Protesters speak out as Balcombe fracking company is granted permit

Anti-fracking campaigner at balcombe fete
Anti-fracking campaigner at balcombe fete

Campaigners have come out in force today (Thursday July 25) at Cuadrilla’s drilling site in Balcombe after a mining waste permit was granted by the Environment Agency.

Friends of the Earth South East regional campaigner Brenda Pollack, said: “Today’s action at Balcombe shows the scale of concern about the lack of information on the environmental impacts of this project.

“No environmental impact assessment has been carried out for this site, so how does the Environment Agency know that groundwater is not at risk?”

She continued: “There are already high levels of pollution in the Ashdown groundwater beds and any further contamination could lead to dangerously high levels of pollution in the water.

“The speed at which the Environment Agency has considered hundreds of responses begs the question as to whether they are properly considering the impacts or rushing ahead.”

Work at the site came to a standstill this morning when protesters blockaded the road leading to the company’s site.

Keith Taylor, Green Party MEP for the South East, said: “It’s deeply concerning that Cuadrilla are likely to begin drilling this week.

“Cuadrilla are clearly desperate to begin drilling into the Sussex countryside but they are doing so against the will of the people of Balcombe.

“Cuadrilla’s determined efforts to drill near Balcombe will be of concern to anyone worried about the effects of shale gas and oil. This kind of drilling threatens to carve up our countryside, pollute our water and lock us into burning fossil fuels for years to come.”

The Environment Agency has yesterday (Wednesday, 24 July) granted a mining waste permit to Cuadrilla Balcombe Ltd (Cuadrilla). This permit covers the management of wastes arising from an exploratory borehole to test for oil and gas reserves at Balcombe in West Sussex.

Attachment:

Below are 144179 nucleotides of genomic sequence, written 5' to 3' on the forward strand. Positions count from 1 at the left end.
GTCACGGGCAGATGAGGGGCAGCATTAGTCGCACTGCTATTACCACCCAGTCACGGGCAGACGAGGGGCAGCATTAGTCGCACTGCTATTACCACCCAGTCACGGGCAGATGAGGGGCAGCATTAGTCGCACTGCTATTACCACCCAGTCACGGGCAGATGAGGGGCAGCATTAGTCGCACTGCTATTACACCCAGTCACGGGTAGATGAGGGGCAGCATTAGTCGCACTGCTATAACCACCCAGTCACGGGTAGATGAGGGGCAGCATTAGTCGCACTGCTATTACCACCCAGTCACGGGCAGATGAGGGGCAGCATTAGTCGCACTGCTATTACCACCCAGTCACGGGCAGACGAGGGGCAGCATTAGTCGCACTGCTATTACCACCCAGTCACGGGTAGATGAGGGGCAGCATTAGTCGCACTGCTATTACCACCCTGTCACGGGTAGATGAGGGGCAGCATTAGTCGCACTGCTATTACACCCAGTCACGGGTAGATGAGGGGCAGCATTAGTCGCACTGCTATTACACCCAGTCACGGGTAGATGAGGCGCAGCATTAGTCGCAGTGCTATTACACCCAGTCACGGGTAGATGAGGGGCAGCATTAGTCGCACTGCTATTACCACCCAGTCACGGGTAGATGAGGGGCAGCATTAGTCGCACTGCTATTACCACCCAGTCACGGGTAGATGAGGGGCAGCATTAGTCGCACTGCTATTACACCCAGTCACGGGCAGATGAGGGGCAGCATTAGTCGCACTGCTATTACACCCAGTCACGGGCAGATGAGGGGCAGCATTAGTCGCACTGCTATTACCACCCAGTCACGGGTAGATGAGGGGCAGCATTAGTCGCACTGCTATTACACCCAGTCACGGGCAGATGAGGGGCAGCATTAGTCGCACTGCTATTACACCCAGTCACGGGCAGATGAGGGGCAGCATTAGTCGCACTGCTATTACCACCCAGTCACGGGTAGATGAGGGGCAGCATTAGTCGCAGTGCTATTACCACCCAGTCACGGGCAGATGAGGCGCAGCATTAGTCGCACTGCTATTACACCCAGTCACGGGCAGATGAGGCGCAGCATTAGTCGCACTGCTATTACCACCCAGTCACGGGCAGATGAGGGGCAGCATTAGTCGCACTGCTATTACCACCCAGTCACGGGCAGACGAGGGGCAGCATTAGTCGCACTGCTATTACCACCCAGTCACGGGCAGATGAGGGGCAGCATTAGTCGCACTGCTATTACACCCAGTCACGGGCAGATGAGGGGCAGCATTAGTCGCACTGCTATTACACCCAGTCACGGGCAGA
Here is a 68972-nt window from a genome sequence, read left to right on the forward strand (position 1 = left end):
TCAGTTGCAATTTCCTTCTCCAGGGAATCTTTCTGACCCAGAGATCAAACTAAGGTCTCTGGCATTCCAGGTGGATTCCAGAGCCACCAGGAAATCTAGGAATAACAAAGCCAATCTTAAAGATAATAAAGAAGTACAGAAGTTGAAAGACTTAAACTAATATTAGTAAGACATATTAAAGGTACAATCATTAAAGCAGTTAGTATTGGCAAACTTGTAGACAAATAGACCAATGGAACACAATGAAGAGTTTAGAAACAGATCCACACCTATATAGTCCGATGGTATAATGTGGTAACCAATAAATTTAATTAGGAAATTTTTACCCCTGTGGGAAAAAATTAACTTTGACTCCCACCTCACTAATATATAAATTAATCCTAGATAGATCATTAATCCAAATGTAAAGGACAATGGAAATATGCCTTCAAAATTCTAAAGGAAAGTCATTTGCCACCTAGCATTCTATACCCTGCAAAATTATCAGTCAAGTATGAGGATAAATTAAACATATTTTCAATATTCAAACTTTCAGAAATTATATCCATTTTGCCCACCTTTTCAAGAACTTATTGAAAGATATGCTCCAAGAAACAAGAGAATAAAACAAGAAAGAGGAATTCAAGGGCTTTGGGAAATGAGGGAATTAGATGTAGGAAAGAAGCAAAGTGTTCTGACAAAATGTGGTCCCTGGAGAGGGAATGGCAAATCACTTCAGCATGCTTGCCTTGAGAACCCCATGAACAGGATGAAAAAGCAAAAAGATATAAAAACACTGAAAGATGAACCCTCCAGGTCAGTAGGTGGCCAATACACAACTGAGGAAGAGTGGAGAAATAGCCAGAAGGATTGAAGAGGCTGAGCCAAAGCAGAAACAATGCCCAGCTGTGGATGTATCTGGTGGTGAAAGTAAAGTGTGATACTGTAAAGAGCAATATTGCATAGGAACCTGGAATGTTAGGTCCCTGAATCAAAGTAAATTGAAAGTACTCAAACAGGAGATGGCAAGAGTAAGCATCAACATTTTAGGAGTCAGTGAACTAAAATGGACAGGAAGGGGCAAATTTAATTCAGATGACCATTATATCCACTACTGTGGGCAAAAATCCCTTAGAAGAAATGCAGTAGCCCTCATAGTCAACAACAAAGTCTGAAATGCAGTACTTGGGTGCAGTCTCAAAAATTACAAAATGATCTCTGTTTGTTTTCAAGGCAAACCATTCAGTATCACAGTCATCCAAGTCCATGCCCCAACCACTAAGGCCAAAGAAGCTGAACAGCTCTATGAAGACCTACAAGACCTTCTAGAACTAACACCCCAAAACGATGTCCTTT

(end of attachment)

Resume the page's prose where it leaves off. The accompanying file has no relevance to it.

After a thorough assessment the Environment Agency is confident that, providing their permit is complied with, the environment will be protected. The company is not proposing to carry out any hydraulic fracturing (fracking) as part of this activity.

Before reaching its decision, the Environment Agency reviewed concerns raised by local people during the four week consultation with communities, interested groups and other professional organisations.

The permit will require the company to manage its waste effectively in order to protect local people and the environment. Environment Agency officers will now enforce these operating conditions.

Chris Wick of the Environment Agency said: “We have scrutinised the application rigorously together with undertaking a full public consultation to gather in any local information necessary to determine the permit. We would like to thank all those people who responded to this consultation.

“Detailed information from the company shows they have the necessary plans in place to carry out this activity to the highest environmental standards. If the activity goes ahead as planned, we will monitor Cuadrilla’s operations and work with other regulators to ensure that the activity does not cause harm to people and the environment.”

The environmental permit and the decision document outlining how we reached our decision are available here

Cuadrilla has also formally applied for a permit to manage any waste water or solid waste which may contain naturally occurring radioactive substances. Naturally occurring radioactive materials (NORM) are present in many types of rocks. Sometimes, waste water from such activities can contain low levels of this NORM. A permit is required to ensure safe disposal of any waste that may fall within the scope of the regulations.

Cuadrilla does not need this permit to drill a borehole, but the company will need it in order to carry out well testing.

Cuadrilla’s application is available on our website:

People now have the chance to comment on the proposals by visiting our website or by emailing: